Salary factor: the decision of employers on how much their employees earn, depends on various factors, such as experience and education
    STEM sector: science, technology, engineering and mathematics; mainly occupied by men

    3. Stakeholders

    The European Commission serves as the executive branch of the EU. It is responsible for proposing legislation, implementing EU policies and the budget regarding ongoing topics. In general, it represents the EU’s interests. In order to combat the gender pay gap, it has passed several resolutions and action plans with guidelines and initiatives and supports EU countries to properly implement those and already existing rules. The Commission also undertook a thorough evaluation of the existing framework on equal pay for equal work or work of equal value published in March 2020.

    Since the EU has only the competence to support, coordinate or supplement the actions of the Member States (MS) in this area, each state is responsible for its own legislation regarding the gender pay gap. Each country has to regulate the minimum wage and other regulations that have to do with pay. So the Member States (MS) may implement initiatives to combat the gender pay gap in their own country or follow the guidelines and recommendations given by the European Commission.

    Women working all in all MS are primarily affected and the most involved in this topic. 

    When employing people, companies are the ones that finally decide how much they pay their employees. This should be based on the quality of work and their individual competences, but often employers also take into account their gender.

    Businesseurope is an umbrella organisation for 40 member federations which together represent 20 million companies in 34 countries. Its main task is to ensure that the interests of these companies are represented at a European level.

    The European Trade Union Confederation (ETUC) represents 82 trade union organisations in 36 countries, along with 12 industry federations. It also fights for gender equality and equal pay. For ETUC trade unions have a crucial role to play in eliminating the gender pay gap as these can pressurize the companies in the MS.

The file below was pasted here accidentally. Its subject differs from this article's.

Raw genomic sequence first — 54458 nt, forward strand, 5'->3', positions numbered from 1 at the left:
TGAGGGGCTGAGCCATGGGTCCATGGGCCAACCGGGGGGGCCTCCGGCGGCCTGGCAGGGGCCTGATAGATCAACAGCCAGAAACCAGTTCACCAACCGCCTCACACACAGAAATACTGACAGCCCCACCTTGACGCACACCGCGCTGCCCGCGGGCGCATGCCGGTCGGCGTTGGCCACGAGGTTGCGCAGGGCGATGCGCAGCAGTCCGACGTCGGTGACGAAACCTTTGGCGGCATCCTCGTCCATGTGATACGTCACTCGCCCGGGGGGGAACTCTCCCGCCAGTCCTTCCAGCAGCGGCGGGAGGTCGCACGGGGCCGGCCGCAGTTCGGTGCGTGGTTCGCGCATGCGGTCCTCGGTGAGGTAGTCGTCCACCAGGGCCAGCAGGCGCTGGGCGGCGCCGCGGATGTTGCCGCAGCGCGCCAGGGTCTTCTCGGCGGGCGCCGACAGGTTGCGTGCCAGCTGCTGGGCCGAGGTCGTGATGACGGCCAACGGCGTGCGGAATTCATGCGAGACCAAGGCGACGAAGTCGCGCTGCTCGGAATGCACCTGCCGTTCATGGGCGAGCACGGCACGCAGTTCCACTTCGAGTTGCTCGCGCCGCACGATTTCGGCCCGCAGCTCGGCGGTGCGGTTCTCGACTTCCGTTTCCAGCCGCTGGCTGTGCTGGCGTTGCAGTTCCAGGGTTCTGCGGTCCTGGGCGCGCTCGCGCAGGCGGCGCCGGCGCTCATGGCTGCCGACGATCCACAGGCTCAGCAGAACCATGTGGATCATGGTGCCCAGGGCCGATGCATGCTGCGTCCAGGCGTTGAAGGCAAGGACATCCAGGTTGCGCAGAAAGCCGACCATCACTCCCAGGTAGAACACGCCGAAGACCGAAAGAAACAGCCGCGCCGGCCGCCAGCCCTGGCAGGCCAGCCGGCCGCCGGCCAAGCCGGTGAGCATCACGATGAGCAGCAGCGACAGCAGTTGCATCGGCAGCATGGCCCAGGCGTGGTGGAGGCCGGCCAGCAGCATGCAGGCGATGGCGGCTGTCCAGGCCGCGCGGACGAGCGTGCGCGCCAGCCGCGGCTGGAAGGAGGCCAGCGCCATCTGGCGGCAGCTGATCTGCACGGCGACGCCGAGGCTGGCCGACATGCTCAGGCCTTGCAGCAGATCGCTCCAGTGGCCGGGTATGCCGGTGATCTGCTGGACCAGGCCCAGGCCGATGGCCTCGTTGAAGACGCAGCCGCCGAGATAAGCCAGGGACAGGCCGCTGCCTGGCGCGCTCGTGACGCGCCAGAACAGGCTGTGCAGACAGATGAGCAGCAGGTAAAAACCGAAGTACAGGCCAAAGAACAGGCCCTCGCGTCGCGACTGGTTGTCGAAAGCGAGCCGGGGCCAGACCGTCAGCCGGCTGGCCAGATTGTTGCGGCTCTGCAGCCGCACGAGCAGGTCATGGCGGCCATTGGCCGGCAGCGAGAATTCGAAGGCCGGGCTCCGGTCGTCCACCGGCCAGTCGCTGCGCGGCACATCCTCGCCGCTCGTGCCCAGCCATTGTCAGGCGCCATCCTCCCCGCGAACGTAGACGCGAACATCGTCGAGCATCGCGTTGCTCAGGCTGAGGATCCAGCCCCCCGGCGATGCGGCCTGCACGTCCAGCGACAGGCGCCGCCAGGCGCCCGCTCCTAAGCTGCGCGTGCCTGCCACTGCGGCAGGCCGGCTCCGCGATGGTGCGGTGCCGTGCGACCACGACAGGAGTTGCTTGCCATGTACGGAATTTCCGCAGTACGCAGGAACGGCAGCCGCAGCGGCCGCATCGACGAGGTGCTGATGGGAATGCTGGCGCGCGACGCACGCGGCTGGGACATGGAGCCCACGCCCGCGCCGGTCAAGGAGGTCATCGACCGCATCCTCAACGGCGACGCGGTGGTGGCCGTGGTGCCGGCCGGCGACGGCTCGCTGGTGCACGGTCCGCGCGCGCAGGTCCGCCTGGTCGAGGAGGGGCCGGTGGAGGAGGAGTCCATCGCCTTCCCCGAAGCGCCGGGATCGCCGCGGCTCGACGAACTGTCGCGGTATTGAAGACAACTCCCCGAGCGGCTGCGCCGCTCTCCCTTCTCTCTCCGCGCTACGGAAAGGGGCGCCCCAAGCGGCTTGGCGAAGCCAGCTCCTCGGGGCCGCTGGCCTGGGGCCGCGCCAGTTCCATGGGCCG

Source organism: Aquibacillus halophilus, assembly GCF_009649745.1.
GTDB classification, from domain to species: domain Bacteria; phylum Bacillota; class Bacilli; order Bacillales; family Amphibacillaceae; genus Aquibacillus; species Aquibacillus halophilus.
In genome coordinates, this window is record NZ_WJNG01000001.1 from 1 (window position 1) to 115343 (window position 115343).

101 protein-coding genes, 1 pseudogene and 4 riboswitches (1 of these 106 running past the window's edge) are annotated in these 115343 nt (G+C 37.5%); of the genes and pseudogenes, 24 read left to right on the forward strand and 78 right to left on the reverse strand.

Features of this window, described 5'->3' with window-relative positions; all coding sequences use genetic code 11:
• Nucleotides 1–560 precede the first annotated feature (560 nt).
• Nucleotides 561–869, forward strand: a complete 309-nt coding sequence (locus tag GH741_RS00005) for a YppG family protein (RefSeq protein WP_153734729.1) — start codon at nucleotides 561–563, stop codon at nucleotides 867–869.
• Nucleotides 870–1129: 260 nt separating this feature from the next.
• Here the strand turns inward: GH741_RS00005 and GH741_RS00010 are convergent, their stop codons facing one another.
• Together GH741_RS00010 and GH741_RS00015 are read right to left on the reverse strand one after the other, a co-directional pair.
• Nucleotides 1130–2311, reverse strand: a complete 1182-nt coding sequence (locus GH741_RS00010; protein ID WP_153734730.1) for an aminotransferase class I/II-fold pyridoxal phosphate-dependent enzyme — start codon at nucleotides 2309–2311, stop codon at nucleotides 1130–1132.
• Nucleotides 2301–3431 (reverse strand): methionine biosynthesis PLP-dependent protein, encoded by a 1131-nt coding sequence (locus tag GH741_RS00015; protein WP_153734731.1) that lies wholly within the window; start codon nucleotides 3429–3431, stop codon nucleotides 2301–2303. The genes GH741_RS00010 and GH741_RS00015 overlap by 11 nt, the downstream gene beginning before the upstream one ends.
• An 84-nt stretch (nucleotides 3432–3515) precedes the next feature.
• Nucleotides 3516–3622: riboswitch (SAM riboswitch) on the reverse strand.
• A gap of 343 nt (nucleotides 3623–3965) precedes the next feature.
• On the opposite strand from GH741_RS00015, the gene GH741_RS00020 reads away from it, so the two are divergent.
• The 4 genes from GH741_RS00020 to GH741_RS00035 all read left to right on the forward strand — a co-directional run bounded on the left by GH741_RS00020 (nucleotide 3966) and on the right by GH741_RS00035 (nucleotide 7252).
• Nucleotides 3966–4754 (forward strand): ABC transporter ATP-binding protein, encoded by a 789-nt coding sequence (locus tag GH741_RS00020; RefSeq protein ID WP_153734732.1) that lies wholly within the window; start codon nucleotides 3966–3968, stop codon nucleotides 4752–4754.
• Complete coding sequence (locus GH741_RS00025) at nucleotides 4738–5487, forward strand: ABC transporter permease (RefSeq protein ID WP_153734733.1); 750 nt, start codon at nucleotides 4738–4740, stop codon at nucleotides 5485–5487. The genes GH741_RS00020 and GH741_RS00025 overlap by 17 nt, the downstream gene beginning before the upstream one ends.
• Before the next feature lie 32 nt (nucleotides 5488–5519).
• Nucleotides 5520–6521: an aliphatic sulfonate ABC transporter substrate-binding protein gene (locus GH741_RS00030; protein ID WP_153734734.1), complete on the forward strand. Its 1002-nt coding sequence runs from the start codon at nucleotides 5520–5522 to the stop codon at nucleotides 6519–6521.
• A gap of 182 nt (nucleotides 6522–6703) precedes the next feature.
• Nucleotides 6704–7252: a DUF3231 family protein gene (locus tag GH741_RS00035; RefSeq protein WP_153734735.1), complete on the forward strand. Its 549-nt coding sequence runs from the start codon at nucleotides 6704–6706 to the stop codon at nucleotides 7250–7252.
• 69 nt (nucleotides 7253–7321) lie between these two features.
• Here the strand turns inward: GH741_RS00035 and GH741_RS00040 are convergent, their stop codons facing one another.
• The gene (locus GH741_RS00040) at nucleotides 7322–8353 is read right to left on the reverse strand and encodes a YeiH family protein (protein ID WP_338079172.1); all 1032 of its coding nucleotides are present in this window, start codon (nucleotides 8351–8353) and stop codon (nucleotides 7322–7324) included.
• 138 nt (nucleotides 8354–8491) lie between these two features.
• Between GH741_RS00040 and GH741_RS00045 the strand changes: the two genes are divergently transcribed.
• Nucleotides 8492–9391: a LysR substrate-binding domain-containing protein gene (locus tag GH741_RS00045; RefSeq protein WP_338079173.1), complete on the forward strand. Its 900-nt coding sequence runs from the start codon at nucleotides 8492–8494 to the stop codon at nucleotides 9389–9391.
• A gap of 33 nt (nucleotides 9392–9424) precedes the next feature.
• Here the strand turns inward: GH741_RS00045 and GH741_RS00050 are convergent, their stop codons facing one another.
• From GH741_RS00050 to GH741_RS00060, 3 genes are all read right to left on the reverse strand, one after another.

4. Conflicts

    As they are less likely to study or apply for a job in the STEM sector, women are underrepresented in this field and thus in the digital sector. Here the representation of men with more than 80% is very high. Meanwhile, women are overrepresented in fields such as care, sales or education. In these social sectors, employees are often paid less than in jobs part of the digital sector.

    Women often have fewer paid employment due to their traditional roles in families. In addition, they frequently work a second job as a mother, housekeeper or carer of relatives. So, they do not only earn less per hour but also do fewer hours of paid work. Here they often have to make a decision between their job and their family.

    Thus women often have to decide what they prefer – a steep career or bearing children. Choosing the second option, women have career breaks and the possibility to be promoted afterwards is relatively low. To CEOs, employing a mother or a woman with the wish to become pregnant means part-time working, absence, maternity leave and little focus on the job. Thus they often do not employ or promote them. Men are promoted more often than women and thus paid better.

    In consequence, management and supervisory positions are primarily occupied by men. In 2019, only 4.7% of the CEOs at Europe’s top companies were women. 

    Due to a lack of wage transparency in a lot of companies, women are often unaware of their situation and the pay discrimination at work. They cannot compare their salary unless they know what their male colleagues earn.

    Infographic with statistics about women and men on the labour market in the EU 

    5. Measures in place & status quo

    The EU directive of the European Parliament and the Council deals with the implementation of the principle of equal opportunities and equal treatment of men and women in matters of employment and occupation, it regulates equal pay and supports the member states to implement existing rules.

    The Commission submitted a recommendation in 2014 containing guidance for the MS about combating the gender pay gap through transparency and asks them to implement these transparency measures.

    In 2017 the European Action Plan was adopted by the European Commission and consists of 24 concrete action points. Those points contain activities to tackle the gender pay gay through reinforcing legislative and non-legislative initiatives. It was planned to put these theoretic points into practice until 2019. In 2019 the Commission had actually granted the majority of these points and is now working on implementing the rest.